The following story was told to me by Robert Laxalt shortly before he passed away several years ago. At the time I was doing some work on his irrigation system at his home in Washoe Valley. Robert’s wife, Joyce, told me Robert wanted to meet with me because he knew I had written a book and Robert always was interested in writers and writing. He was very ill at the time, but we had a delightful conversation.
Robert asked if I was related to a Bill Cassinelli. I told him Bill was a cousin of my father, Raymond. He then told me that Bill Cassinelli, Paul Laxalt and another fellow I knew named Leon Etchemendy all had served in World War II together. Paul Laxalt was Robert’s brother. Leon Etchemendy worked at the Nevada Department of Transportation at the same time I worked there in the 1980s. Both Paul and Leon were from Carson City. Bill had been born and grew up in Reno. Somehow, the three of them ended up in the Aleutian Islands under attack by the Japanese.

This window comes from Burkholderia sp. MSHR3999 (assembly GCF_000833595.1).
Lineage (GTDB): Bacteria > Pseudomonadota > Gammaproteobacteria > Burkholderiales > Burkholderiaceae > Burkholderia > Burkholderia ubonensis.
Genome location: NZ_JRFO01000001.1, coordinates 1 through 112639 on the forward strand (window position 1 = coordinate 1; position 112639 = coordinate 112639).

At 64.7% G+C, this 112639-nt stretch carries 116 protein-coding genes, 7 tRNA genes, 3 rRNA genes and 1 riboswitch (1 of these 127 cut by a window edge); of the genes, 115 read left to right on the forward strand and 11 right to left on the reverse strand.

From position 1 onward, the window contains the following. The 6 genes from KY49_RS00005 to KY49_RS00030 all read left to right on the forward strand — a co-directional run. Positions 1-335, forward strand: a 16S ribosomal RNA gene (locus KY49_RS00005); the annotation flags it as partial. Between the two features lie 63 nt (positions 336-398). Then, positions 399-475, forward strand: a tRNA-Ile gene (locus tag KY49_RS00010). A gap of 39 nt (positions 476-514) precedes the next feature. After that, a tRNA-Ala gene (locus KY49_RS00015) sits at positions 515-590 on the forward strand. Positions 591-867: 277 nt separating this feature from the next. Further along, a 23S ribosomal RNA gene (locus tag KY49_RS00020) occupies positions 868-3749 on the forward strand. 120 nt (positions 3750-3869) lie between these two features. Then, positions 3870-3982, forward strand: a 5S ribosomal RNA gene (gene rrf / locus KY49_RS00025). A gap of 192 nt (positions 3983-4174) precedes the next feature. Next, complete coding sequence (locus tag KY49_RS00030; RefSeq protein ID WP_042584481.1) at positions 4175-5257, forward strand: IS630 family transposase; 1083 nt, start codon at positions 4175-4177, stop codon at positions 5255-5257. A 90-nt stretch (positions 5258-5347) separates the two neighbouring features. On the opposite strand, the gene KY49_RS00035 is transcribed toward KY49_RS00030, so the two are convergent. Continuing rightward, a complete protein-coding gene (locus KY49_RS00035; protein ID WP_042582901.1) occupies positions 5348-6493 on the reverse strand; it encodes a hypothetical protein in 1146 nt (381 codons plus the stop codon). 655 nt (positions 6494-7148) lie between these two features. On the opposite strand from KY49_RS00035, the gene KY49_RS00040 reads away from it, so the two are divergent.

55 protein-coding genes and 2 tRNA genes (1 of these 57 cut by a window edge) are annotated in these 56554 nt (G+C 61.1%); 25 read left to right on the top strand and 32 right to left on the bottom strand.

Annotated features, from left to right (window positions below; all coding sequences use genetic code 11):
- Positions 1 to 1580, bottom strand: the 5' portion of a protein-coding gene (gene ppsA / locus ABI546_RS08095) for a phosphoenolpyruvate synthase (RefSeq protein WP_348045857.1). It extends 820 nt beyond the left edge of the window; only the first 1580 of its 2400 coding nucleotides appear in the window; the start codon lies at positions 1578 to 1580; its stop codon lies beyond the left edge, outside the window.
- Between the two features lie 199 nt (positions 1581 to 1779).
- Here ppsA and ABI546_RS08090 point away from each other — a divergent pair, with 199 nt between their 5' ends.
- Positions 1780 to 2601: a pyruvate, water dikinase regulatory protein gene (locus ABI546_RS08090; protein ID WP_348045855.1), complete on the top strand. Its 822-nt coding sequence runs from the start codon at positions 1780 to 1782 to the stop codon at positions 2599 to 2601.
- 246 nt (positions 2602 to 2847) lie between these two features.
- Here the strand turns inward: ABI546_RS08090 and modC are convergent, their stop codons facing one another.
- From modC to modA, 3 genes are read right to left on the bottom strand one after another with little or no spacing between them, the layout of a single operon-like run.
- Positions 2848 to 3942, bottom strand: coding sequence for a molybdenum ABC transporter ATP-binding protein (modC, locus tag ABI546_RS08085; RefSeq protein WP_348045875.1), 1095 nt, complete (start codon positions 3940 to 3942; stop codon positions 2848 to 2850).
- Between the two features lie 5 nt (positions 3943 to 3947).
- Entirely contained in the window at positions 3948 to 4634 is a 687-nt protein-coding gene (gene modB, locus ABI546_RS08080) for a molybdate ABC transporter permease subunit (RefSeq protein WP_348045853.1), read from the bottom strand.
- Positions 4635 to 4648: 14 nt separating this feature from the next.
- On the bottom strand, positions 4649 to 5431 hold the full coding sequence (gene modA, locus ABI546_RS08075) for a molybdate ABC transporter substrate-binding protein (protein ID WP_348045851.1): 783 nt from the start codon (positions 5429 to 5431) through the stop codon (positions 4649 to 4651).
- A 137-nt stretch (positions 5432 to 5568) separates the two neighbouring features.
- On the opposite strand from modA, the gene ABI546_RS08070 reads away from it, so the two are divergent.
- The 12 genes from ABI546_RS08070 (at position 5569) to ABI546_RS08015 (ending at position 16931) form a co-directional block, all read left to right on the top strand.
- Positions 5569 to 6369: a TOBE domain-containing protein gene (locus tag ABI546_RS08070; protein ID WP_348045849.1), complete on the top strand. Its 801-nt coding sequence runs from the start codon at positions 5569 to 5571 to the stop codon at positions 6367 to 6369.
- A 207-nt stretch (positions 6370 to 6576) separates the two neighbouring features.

Apparently, the three men had never met before. As they introduced themselves to each other, they were surprised to learn that they all came from western Nevada. The time came when Bill Cassinelli took a hit from a Japanese shell, which took off one leg. With the assistance of Laxalt and Etchemendy, Bill was taken out to a medical facility where they were able to save his life, but not the leg. Bill was a frequent visitor to the ranch where I grew up in Sparks. Before the war, he had been an avid baseball player. After his return, he continued to be a fan of the game. We often attended games at the old Threckels Ballfield on East Fourth Street in Reno in the 1940s.
Bill and his wife, Clara, a cousin of my grandmother, Edith Cassinelli, moved to Stockton, Calif. Paul Laxalt later became governor of the state of Nevada. Leon Etchemendy and Bill remained close friends. Leon and I both worked at the Department of Transportation in Carson City during the 1970s and 1980s. He remarked how unusual it had been that two Bascos and an Italian from the same area just happened to end up in the same place at the same time during the war.